Julian and Laure, a young cute couple celebrated Christmas with us. We cooked in our Airbnb. Braised leg of lamb with vegetables and mashed potato. Also, several salads and as a dessert an Old Viennese apple strudel with the best, New Zealand apples.
We talked about travel, our lives, and our plans. Laure spoke about her former, stressful job as a shopper at a French fashion label and the methods that are practiced to buy cheaper. She did not like the way the company dealt with the environment and the employees and decided to do something different with her life. What exac
At midnight, the two drove, and I wash up. A plate broke and penetrated with a fractured side to the ankle of the right index finger. Blood everywhere. I called Nina for a plaster. “A big one,” I called after a second glance at the piece of meat that was coming off my ankle.
When Nina saw the wound and took a quick look at the blood around the sink, she said coolly, “That must be sewn” and grabbed the key in the same breath. The challenge for her was drive in the dark, in the rain, for the first time with a manual gearshift to counter the traffic on the left in New Zealand. We headed to the nearest public hospital via Google Maps.
Wound care in New Zealand’s hospitals
Thirty minutes later, a nice sister picked up my data and asked me to sit down. I was bleeding. I was still bleeding after 3 hours. The 20-meter kitchen roll that I had wrapped around my hand was red. Nina again asks a nurse. She looked at her watch and said in an apologetic tone that it would take about eight hours. “Eight hours,” Nina echoed in disbelief. The nurse nodded and went on. We googled a private hospital and drove off.
A friendly and experienced doctor sewed the rag with eight stitches and only said that a nerve had been injured. Furthermore, she did not know if it would grow again, as it had not been adequately perfused for a long time. If it died, she recommended plastic surgery. I swallowed and nodded. 200 NZD and a speechless ride later we went to bed and slept. The kitchen was a bloodbath – we would clean up afterward.
Campervan conversion with “left” or “I do it with left hand ..”
The next week I spent as a Youtube Junkie. I watched every DIY Campervan video and made planning and sketches. The hardest part was figuring out where to get which materials as cheaply as possible. It was anything but easy. Americans created 100% of the videos, and for them, it was easy at Homedepot or fasted on Amazon.com to get everything for little money.
New Zealand is outside the well-supplied world. Many products on Amazon.com were not shipped to New Zealand. If so, duties and delivery cost were as high as the product itself. Example 4 pcs. LED bulbs 13 USD, shipping, customs, and fees 38 USD. Really? Does it have to be that way? The New Zealanders do not use webshops regularly, after all, there would be the physic shop. Why shop in your webshop if there is a physical store?And so we became a regular customer at Bunnings – the home improvement chain in New Zealand.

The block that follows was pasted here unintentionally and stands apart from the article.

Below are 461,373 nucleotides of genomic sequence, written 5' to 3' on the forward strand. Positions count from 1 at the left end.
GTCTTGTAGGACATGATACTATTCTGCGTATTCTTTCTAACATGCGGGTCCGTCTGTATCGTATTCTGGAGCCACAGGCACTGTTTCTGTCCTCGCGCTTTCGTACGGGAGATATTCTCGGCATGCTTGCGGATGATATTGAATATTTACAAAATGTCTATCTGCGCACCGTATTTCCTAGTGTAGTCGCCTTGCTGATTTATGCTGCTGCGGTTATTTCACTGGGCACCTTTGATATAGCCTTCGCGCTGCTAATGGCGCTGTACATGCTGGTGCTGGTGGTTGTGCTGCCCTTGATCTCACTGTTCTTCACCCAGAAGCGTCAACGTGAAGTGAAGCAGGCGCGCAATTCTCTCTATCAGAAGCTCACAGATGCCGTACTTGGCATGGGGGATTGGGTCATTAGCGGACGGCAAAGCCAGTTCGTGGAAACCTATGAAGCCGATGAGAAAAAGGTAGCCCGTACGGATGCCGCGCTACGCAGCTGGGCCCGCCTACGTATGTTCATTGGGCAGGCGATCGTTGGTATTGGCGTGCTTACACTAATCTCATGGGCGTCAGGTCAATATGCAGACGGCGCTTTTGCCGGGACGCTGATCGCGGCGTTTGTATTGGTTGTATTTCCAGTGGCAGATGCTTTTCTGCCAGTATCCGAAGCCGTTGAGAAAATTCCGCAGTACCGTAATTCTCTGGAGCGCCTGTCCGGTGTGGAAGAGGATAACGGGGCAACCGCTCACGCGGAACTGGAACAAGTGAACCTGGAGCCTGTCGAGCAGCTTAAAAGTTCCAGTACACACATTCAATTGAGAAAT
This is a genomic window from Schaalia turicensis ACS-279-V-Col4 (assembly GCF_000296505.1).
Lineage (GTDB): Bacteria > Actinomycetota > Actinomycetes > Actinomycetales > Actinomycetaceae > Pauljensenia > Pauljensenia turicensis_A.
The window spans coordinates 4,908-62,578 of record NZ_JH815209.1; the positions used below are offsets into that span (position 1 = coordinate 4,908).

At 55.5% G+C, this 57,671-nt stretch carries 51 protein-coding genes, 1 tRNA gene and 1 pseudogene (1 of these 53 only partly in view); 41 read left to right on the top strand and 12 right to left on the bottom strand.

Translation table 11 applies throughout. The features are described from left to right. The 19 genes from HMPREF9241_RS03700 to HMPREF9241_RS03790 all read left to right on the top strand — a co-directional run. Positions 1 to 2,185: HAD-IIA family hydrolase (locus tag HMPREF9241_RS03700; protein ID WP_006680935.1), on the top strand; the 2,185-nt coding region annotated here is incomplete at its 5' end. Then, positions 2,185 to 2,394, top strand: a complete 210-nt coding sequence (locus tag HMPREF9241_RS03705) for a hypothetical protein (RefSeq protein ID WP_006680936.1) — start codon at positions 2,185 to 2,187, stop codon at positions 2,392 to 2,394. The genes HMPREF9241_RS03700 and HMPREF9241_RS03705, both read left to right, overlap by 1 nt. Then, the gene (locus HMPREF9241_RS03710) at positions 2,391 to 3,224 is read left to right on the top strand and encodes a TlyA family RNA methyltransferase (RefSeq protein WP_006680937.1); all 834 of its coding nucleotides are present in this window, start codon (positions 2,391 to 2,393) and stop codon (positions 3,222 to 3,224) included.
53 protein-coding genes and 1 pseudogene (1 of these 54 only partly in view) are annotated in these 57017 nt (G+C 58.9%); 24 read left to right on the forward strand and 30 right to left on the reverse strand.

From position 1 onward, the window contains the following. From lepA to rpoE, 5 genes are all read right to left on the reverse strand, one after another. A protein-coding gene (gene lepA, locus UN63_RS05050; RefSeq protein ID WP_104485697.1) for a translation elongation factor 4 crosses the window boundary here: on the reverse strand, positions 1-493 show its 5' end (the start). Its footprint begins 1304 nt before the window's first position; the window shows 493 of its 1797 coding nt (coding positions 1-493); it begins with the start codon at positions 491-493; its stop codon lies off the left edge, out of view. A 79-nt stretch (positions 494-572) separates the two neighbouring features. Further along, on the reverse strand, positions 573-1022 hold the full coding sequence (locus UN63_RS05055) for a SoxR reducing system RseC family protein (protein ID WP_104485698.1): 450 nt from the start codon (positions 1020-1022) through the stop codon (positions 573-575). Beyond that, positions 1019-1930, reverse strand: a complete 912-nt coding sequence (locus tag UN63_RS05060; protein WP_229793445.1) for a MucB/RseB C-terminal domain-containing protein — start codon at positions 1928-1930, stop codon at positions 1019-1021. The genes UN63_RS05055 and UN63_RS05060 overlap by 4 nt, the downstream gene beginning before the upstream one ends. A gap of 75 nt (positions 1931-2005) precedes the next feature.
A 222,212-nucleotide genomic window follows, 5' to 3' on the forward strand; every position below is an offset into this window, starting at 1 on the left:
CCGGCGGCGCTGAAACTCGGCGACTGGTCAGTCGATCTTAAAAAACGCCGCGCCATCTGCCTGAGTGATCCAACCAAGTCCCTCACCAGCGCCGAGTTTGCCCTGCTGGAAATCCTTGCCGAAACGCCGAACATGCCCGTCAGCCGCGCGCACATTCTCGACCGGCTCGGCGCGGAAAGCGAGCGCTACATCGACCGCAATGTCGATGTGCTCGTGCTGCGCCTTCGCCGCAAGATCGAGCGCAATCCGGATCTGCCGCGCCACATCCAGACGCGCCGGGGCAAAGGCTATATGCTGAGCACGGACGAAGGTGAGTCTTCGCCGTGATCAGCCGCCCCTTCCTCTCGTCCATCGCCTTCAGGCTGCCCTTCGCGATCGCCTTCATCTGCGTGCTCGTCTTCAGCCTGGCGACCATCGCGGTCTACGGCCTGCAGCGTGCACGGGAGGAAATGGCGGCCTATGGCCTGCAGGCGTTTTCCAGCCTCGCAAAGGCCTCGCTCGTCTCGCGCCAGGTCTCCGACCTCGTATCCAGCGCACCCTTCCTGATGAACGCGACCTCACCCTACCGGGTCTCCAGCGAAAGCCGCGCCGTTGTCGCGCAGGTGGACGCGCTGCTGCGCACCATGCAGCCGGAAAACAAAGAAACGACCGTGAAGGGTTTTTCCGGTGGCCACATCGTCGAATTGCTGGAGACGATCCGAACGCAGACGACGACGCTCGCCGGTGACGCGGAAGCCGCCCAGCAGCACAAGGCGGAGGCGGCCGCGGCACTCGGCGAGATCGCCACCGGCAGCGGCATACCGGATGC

We were there every day. Every. Single. Day. I tried to get an overview of the product range and spoke a lot to the friendly Service personnel from India. Yes, most of the Service personnel in Bunnings are from India. So my impression. Regardless of origin, I can say that most Bunnings employees have never held a hammer in their hands. They have no idea about anything – not even their products. However, that did not prevent them from asking after the obligatory “no idea, my friend” about the reason for the searched object. Then you are suddenly in the middle of a conversation. “Oh, really my friend, that’s wonderful.”
The car was ready, my hand not
We received the call from our car salesman Garry in the first days of January. The money is on the bank account, and the car is waiting for us. So the conversion could begin. The hand was not ready yet, so I had done to it with my left hand. Cumbersome.
Get everything out, clean it up. Cut windows in the metal skin and a hole for the ceiling fan in the roof, glue and fasten window and fan, install a solar system on the roof. Electrical wiring for 12V and 230 volts, cover walls, floor, and ceiling with thermal insulation, lay laminate flooring and walls, build a kitchen, water tank, pump and perform installation work, cut upholstery for our seating and sleeping and covered with textile and dadaaaaa – our “BLUE” was finished.
The conversation lasted 3 weeks – day and night. Did you know that there is almost no measure in a campervan twice? Everything is somehow round and does not follow any symmetry. Unbelievable.